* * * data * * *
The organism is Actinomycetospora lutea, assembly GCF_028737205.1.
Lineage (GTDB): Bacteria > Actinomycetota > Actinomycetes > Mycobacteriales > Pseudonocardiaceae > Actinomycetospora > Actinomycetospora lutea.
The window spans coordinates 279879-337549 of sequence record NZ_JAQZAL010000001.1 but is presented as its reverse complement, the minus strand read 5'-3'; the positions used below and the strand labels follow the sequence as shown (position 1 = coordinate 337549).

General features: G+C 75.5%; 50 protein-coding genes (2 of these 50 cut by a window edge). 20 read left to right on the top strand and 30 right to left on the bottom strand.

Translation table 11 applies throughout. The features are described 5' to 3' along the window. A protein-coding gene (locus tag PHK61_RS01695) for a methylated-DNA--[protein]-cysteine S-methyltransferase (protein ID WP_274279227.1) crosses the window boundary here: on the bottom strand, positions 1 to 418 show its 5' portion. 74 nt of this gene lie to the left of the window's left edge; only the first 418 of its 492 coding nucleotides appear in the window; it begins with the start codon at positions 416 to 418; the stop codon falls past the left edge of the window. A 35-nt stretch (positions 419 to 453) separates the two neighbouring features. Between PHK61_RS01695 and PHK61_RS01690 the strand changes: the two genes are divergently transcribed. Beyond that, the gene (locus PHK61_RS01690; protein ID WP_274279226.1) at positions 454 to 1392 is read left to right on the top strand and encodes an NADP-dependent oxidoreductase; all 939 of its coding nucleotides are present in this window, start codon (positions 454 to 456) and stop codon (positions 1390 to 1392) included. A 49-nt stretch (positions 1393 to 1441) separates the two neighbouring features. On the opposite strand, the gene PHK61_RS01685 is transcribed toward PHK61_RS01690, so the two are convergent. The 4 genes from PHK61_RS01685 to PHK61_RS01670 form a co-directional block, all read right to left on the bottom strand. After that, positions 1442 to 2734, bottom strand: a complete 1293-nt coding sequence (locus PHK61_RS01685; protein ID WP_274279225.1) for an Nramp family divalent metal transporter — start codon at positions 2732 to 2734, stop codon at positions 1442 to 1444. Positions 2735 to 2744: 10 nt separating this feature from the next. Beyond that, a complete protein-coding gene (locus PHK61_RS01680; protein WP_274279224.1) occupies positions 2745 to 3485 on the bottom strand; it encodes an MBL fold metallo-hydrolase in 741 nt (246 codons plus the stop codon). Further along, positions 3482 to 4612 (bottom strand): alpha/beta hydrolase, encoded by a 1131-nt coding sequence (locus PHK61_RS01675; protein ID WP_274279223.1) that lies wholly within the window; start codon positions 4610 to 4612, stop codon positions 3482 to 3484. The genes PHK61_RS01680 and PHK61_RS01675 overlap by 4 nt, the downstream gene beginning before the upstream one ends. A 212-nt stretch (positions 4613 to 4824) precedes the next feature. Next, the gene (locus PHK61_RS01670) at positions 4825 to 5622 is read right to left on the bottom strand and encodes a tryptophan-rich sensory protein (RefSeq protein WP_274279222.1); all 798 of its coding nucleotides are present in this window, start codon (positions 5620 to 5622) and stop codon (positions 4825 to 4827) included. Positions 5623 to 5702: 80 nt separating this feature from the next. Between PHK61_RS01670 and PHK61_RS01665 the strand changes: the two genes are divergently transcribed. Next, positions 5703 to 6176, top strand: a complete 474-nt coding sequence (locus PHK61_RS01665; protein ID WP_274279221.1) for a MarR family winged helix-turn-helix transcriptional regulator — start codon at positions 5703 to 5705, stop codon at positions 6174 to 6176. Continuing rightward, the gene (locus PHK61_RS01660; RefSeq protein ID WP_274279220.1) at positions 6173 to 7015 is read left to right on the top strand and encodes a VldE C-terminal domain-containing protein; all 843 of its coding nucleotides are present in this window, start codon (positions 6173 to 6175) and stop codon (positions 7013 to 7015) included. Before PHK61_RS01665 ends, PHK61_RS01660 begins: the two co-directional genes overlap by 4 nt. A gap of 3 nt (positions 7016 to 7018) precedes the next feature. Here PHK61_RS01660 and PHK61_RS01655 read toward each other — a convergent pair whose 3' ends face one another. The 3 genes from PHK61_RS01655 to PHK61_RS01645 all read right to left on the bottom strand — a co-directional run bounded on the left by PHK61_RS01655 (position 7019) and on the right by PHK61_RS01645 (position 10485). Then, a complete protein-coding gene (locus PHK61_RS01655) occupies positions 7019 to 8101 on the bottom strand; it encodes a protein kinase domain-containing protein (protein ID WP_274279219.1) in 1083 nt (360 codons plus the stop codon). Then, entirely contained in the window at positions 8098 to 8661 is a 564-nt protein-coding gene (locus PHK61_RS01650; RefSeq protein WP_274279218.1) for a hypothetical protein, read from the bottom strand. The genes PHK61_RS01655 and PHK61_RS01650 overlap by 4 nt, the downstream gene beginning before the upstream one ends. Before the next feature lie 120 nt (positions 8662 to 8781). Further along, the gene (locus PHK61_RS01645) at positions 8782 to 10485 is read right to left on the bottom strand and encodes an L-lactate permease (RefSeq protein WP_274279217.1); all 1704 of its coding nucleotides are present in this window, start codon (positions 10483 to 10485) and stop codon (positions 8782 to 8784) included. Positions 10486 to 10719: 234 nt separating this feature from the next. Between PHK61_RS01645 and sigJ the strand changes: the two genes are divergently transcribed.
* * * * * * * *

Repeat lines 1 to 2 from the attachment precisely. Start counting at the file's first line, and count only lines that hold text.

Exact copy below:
The organism is Actinomycetospora lutea, assembly GCF_028737205.1.
Lineage (GTDB): Bacteria > Actinomycetota > Actinomycetes > Mycobacteriales > Pseudonocardiaceae > Actinomycetospora > Actinomycetospora lutea.